The IQ-Tree phylogenetic reconstruction software is available for download to run locally on your computer from http://www.iqtree.org/. The developers also provide a web service (http://iqtree.cibiv.univie.ac.at/), and have kindly allowed us to generate our web service here. Any use of IQ-Tree should cite:
Trifinopoulos J, Nguyen LT, von Haeseler A, Minh BQ. "W-IQ-TREE: a fast online phylogenetic tool for maximum likelihood analysis." Nucleic Acids Res. 2016 Jul 8;44(W1):W232-5. doi: 10.1093/nar/gkw256; Epub 2016 Apr 15.
One of the useful features of IQ-Tree in HIV research is the ability to output a file of the site-specific rates of evolution calculated by the program. One value for the rate of evolution is calculated for each column in the alignment. Thus if you wish to compare the pattern of evolution in subtype B vs subtype C, you would build one tree from each data set (a subtype B tree and a subtype C tree, both aligned the same).
The maximum number of sequences allowed is 300. For larger data sets, the program is available to download on your own computer at http://www.iqtree.org/.
On this interface, the default evolutionary model for nucleotide data is GTR (General time-reversible model) and you can select a gamma distribution of site-specific rates (designed for sequences with significant between-site rate heterogeneity, such as HIV), or select a FreeRate model (Yang, 1995; Soubrier et al., 2012) that generalizes the +G model by relaxing the assumption of Gamma-distributed rates. The number of categories can be specified with e.g. +R6 (default 4 categories if not specified). The FreeRate model typically fits data better than the +G model and is recommended for analysis of large data sets. The default evolutionary model for protein data is HIVb (designed for between-patient HIV-1 data).
These models may not be suitable for your data! We recommend first testing your data with FindModel for DNA, or with ProtTest for protein. IQ-TREE can also make its own choice of a model by selecting "Find model" in the Model option.
For additional information about evolutionary models, see references below.
Bootstrapping puts a high load on web servers. In addition to the maximum of 300 sequences per alignment, we recommend the following maximum file sizes:
|# Bootstraps||Max. filesize|
See TreeRate for details about Generalized midpoint optimization or Simple midpoint rooting.
Your results will be returned by e-mail if any of the following are true:
For the full IQtree manual, see http://www.iqtree.org/ http://www.iqtree.org/doc/iqtree-doc.pdf
|HKY85||Hasegawa M, Kishino H, Yano T (1985). "Dating of human-ape splitting by a molecular clock of mitochondrial DNA". Journal of Molecular Evolution 22: 160–174.|
|JC69||Jukes TH and Cantor CR (1969). Evolution of Protein Molecules. New York: Academic Press. pp. 21–132.|
|K80||Kimura M (1980). "A simple method for estimating evolutionary rates of base substitutions through comparative studies of nucleotide sequences". Journal of Molecular Evolution 16: 111–120|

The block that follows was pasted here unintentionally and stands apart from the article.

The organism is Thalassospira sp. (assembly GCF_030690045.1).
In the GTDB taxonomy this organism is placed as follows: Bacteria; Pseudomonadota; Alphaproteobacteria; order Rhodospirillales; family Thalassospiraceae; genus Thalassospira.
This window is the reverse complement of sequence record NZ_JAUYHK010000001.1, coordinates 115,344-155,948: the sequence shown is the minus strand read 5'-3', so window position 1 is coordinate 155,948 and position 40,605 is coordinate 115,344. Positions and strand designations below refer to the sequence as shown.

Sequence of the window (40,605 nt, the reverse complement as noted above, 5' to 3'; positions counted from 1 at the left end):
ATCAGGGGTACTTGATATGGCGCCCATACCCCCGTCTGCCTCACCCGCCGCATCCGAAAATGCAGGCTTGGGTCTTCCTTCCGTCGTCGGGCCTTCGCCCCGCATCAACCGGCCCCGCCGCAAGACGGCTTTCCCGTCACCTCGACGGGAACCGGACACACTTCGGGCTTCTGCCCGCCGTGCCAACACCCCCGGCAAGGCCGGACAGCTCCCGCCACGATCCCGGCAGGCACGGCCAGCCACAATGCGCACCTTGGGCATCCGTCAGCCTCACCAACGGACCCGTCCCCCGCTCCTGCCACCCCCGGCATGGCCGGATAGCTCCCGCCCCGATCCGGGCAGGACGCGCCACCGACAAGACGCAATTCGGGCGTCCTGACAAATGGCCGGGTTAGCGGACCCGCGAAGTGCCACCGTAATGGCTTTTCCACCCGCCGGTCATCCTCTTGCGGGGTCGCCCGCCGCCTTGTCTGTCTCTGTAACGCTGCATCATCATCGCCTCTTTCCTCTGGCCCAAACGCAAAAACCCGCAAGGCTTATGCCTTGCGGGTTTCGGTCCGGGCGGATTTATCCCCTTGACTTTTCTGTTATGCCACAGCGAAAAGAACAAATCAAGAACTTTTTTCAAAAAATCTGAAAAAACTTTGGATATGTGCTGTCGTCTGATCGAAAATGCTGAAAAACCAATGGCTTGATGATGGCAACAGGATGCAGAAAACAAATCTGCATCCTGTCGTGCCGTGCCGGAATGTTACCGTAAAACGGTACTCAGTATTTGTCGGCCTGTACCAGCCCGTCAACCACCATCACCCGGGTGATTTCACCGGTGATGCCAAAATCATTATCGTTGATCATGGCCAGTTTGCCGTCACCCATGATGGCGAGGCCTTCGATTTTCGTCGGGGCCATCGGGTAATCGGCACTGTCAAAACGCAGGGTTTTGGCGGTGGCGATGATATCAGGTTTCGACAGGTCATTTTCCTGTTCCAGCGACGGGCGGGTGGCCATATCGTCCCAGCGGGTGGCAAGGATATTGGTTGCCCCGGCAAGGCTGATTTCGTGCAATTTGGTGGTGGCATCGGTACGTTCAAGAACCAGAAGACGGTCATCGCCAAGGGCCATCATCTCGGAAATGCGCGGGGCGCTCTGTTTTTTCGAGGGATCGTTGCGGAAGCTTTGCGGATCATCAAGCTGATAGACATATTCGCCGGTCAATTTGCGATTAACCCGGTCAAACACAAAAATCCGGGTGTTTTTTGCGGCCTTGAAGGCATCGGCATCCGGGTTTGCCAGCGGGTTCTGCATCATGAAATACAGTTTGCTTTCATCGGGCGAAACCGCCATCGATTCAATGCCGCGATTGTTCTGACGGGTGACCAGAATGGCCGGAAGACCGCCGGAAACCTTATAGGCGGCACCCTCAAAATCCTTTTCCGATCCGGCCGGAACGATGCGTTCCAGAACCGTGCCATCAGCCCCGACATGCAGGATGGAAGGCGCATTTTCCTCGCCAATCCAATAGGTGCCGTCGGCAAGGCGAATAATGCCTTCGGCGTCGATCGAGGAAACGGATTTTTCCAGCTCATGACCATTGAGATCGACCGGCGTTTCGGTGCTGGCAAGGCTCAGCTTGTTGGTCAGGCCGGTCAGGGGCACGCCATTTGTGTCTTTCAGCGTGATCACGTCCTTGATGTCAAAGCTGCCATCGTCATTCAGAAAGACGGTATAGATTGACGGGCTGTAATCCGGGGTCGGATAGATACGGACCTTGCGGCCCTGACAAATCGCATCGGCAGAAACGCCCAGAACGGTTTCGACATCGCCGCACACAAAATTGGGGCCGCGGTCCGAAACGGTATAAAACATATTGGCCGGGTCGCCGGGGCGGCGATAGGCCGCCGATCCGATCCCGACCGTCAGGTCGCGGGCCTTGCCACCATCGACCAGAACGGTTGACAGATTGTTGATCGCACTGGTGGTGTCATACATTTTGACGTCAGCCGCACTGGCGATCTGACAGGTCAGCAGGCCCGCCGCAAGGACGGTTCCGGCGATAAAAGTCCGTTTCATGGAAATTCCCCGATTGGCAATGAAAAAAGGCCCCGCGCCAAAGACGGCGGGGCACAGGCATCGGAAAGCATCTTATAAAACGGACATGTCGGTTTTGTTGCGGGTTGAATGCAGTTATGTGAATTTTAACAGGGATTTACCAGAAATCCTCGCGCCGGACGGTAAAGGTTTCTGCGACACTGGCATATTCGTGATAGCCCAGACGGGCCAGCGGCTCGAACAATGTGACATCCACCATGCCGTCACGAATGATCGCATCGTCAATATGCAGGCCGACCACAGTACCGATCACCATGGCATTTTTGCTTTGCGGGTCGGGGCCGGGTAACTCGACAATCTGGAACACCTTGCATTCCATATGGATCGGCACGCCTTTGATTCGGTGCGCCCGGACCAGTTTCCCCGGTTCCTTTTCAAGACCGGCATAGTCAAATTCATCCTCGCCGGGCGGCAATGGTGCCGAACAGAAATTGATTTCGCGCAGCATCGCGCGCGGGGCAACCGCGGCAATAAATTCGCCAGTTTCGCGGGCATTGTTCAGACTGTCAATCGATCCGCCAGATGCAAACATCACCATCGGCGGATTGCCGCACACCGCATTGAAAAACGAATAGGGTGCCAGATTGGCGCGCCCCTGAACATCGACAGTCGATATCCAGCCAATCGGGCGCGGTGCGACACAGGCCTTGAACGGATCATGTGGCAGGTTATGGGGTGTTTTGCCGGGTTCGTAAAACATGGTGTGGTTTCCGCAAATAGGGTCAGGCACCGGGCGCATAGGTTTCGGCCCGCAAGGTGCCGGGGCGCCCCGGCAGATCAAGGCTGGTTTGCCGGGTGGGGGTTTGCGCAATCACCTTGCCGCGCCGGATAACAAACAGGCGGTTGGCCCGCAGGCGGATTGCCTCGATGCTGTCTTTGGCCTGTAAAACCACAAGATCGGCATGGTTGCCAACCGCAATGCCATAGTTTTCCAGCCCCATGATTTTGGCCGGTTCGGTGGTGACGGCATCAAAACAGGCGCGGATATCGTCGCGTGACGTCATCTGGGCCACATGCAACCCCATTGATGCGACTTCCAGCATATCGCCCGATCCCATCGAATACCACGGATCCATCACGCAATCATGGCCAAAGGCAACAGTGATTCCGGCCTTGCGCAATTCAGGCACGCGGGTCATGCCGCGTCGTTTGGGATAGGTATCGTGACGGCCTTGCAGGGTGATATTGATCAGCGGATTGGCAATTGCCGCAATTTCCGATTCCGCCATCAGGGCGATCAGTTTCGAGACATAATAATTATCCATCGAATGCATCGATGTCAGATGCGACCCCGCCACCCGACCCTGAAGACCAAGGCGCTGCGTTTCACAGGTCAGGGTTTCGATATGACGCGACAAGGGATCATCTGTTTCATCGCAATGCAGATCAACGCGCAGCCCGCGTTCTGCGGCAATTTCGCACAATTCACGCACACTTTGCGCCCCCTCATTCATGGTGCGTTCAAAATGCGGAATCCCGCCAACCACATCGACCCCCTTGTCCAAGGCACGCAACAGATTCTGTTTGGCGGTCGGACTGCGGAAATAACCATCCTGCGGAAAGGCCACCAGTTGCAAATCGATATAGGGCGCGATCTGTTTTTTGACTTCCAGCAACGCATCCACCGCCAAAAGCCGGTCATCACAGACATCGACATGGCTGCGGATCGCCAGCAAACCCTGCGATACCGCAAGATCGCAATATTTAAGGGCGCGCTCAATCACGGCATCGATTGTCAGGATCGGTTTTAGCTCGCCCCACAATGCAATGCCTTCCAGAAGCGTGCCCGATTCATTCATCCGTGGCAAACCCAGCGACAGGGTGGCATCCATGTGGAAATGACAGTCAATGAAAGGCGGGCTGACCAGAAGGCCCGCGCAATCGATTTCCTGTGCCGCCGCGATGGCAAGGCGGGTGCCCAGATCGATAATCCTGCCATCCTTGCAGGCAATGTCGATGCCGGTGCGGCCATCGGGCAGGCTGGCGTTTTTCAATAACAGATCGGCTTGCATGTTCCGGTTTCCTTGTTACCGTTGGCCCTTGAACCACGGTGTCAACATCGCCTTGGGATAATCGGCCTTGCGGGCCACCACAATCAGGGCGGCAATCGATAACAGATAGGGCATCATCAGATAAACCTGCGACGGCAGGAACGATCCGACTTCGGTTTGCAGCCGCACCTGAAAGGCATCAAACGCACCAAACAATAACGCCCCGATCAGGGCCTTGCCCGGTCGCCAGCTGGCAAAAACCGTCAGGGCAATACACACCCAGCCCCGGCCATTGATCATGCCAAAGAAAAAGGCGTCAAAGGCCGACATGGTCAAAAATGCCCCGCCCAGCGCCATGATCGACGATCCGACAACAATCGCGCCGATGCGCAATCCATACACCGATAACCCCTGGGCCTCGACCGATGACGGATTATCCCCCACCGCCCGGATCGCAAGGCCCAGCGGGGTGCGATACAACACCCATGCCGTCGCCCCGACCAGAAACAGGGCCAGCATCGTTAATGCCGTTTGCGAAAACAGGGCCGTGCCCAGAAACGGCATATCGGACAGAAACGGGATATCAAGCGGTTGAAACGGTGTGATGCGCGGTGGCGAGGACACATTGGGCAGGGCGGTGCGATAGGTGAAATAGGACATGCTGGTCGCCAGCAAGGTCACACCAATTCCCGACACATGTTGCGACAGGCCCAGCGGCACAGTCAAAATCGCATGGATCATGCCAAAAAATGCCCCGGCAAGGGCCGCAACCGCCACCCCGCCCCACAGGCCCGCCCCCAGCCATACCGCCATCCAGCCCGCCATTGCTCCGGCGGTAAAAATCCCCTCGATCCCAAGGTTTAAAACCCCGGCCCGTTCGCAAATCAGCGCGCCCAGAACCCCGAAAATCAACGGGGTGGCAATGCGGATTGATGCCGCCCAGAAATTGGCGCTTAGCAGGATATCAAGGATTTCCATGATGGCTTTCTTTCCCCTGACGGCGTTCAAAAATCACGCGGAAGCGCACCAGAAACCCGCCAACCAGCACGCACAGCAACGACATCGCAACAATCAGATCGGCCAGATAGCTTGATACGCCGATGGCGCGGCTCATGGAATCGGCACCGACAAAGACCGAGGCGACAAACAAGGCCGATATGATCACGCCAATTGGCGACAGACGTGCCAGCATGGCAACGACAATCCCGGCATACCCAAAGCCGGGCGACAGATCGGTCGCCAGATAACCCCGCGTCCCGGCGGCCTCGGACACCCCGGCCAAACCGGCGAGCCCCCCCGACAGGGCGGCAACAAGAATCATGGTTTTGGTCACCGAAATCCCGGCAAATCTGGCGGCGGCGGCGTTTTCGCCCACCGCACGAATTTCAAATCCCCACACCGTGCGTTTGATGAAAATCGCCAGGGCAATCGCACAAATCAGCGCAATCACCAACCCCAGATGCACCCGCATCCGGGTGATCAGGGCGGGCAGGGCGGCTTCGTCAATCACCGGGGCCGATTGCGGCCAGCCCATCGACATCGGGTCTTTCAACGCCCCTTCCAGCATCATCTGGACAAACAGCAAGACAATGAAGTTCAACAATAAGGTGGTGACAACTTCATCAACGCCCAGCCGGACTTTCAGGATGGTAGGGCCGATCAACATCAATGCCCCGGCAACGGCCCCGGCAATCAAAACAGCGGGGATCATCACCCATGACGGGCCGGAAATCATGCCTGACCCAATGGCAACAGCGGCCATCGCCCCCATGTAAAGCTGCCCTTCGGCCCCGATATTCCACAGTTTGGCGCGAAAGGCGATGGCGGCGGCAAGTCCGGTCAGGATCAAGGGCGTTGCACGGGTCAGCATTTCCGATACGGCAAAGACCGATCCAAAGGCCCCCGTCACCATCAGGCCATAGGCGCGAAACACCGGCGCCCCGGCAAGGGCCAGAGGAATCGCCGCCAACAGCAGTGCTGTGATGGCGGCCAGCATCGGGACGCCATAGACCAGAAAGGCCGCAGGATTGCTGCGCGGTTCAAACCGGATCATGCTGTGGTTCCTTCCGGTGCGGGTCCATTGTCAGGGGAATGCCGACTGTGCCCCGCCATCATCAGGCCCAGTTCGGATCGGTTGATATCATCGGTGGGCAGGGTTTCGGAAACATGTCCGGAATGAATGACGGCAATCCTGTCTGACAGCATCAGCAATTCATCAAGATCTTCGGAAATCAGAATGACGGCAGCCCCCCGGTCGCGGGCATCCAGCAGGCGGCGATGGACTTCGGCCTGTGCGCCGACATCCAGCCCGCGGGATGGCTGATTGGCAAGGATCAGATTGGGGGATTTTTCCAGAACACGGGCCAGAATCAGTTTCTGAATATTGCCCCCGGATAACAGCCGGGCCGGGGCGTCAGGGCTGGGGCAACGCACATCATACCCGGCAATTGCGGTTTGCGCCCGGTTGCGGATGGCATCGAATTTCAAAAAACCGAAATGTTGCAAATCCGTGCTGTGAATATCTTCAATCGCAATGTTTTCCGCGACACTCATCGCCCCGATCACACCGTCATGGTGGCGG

|F81||Felsenstein J (1981). "Evolutionary trees from DNA sequences: a maximum likelihood approach". Journal of Molecular Evolution 17: 368–376|
|TN93||Tamura K, Nei M (1993). "Estimation of the number of nucleotide substitutions in the control region of mitochondrial DNA in humans and chimpanzees". Molecular Biology and Evolution 10 (3): 512–526.|
|GTR||Tavaré S (1986). "Some Probabilistic and Statistical Problems in the Analysis of DNA Sequences". Lectures on Mathematics in the Life Sciences (American Mathematical Society) 17: 57–86.|
|Blosum62||"Amino acid substitution matrices from protein blocks." Henikoff S. & Henikoff J. PNAS 89, 10915–10919 (1992).|
|CpREV||"Plastid genome phylogeny and a model of amino acid substitution for proteins encoded by chloroplast DNA." Adachi J.P.W., Martin W. & Hasegawa M. Journal of Molecular Evolution 50, 348–358 (2000).|
|Dayhoff||"A model of evolutionary change in proteins." Dayhoff M., Schwartz R. & Orcutt B. In Dayhoff, M. (ed.) Atlas of Protein Sequence and Structure, vol. 5, 345–352 (National Biomedical Research Foundation, Washington, D. C., 1978).|
|DCMut||"Different versions of the Dayhoff rate matrix." Kosiol C. & Goldman N. Molecular Biology and Evolution 22, 193–19 (2004).|
|Nickle, D.C., Heath, L., Jensen, M.A., Gilbert, P.B., Mullins, J.I., and Kosakovsky Pond, S.L. 2007. HIV-specific probabilistic models of protein evolution. PLoS ONE 2: e503|
|JTT||"The rapid generation of mutation data matrices from protein sequences." Jones D., Taylor W. & Thornton J. Computer Applications in the Biosciences (CABIOS) 8, 275–282 (1992).|
|LG||"An improved general amino-acid replacement matrix." Le S. & Gascuel O. Mol. Biol. Evol. 25(7):1307-20 (2008|
|MtArt||Abascal, F., Posada, D., and Zardoya, R. 2007. MtArt: a new model of amino acid replacement for Arthropoda. Mol Biol Evol 24: 1-5|
|MtMam||"Conflict among individual mitochondrial proteins in resolving the phylogeny of eutherian orders." Cao Y. et al. Journal of Molecular Evolution 47, 307–322 (1998)|
|RtREV||"rtREV: an amino acid substitution matrix for inference of retrovirus and reverse transcriptase phylogeny." Dimmic M., Rest J., Mindell D. & Goldstein D. Journal of Molecular Evolution 55, 65–73 (2002).|
|VT||"Modeling amino acid replacement." Muller T. & Vingron M. Journal of Computational Biology 7, 761–776 (2000).|
|WAG||"A general empirical model of protein evolution derived from multiple protein families using a maximum-likelihood approach." Whelan S. & Goldman N. Mol. Biol. Evol. 18, 691–699 (2001)|